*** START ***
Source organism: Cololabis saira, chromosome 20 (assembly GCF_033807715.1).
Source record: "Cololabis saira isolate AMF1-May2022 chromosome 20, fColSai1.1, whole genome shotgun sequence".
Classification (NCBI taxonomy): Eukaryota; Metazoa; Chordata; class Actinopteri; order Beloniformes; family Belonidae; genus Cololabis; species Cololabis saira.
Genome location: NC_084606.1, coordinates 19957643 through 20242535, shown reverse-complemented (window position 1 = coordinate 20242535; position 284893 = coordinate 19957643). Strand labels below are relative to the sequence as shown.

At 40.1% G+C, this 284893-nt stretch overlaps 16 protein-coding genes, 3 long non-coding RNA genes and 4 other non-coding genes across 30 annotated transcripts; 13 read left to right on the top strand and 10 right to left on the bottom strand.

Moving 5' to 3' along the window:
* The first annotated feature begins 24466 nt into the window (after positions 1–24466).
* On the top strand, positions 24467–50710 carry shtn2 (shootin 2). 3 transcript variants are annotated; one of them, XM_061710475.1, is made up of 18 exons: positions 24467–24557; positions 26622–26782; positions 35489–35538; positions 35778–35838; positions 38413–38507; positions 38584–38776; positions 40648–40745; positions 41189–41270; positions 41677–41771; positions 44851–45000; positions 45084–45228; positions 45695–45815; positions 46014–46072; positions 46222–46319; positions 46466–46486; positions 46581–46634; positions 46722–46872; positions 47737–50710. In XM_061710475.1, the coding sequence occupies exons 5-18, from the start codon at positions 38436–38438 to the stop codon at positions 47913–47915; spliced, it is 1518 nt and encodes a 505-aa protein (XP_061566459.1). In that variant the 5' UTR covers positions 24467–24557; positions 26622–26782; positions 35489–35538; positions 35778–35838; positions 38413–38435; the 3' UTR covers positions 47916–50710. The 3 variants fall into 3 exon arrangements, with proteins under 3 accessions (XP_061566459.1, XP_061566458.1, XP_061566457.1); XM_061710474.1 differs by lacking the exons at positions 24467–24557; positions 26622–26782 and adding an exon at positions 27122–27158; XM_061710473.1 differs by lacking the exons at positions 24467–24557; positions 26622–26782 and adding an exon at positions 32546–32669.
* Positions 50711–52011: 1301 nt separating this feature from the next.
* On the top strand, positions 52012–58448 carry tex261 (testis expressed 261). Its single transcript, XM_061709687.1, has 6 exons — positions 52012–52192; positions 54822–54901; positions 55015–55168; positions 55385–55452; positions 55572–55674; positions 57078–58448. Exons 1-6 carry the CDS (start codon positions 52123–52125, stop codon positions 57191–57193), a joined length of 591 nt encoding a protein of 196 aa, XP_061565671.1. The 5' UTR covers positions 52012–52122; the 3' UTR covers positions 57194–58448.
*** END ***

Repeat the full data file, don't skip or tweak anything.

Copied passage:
Source organism: Cololabis saira, chromosome 20 (assembly GCF_033807715.1).
Source record: "Cololabis saira isolate AMF1-May2022 chromosome 20, fColSai1.1, whole genome shotgun sequence".
Classification (NCBI taxonomy): Eukaryota; Metazoa; Chordata; class Actinopteri; order Beloniformes; family Belonidae; genus Cololabis; species Cololabis saira.
Genome location: NC_084606.1, coordinates 19957643 through 20242535, shown reverse-complemented (window position 1 = coordinate 20242535; position 284893 = coordinate 19957643). Strand labels below are relative to the sequence as shown.

At 40.1% G+C, this 284893-nt stretch overlaps 16 protein-coding genes, 3 long non-coding RNA genes and 4 other non-coding genes across 30 annotated transcripts; 13 read left to right on the top strand and 10 right to left on the bottom strand.

Moving 5' to 3' along the window:
* The first annotated feature begins 24466 nt into the window (after positions 1–24466).
* On the top strand, positions 24467–50710 carry shtn2 (shootin 2). 3 transcript variants are annotated; one of them, XM_061710475.1, is made up of 18 exons: positions 24467–24557; positions 26622–26782; positions 35489–35538; positions 35778–35838; positions 38413–38507; positions 38584–38776; positions 40648–40745; positions 41189–41270; positions 41677–41771; positions 44851–45000; positions 45084–45228; positions 45695–45815; positions 46014–46072; positions 46222–46319; positions 46466–46486; positions 46581–46634; positions 46722–46872; positions 47737–50710. In XM_061710475.1, the coding sequence occupies exons 5-18, from the start codon at positions 38436–38438 to the stop codon at positions 47913–47915; spliced, it is 1518 nt and encodes a 505-aa protein (XP_061566459.1). In that variant the 5' UTR covers positions 24467–24557; positions 26622–26782; positions 35489–35538; positions 35778–35838; positions 38413–38435; the 3' UTR covers positions 47916–50710. The 3 variants fall into 3 exon arrangements, with proteins under 3 accessions (XP_061566459.1, XP_061566458.1, XP_061566457.1); XM_061710474.1 differs by lacking the exons at positions 24467–24557; positions 26622–26782 and adding an exon at positions 27122–27158; XM_061710473.1 differs by lacking the exons at positions 24467–24557; positions 26622–26782 and adding an exon at positions 32546–32669.
* Positions 50711–52011: 1301 nt separating this feature from the next.
* On the top strand, positions 52012–58448 carry tex261 (testis expressed 261). Its single transcript, XM_061709687.1, has 6 exons — positions 52012–52192; positions 54822–54901; positions 55015–55168; positions 55385–55452; positions 55572–55674; positions 57078–58448. Exons 1-6 carry the CDS (start codon positions 52123–52125, stop codon positions 57191–57193), a joined length of 591 nt encoding a protein of 196 aa, XP_061565671.1. The 5' UTR covers positions 52012–52122; the 3' UTR covers positions 57194–58448.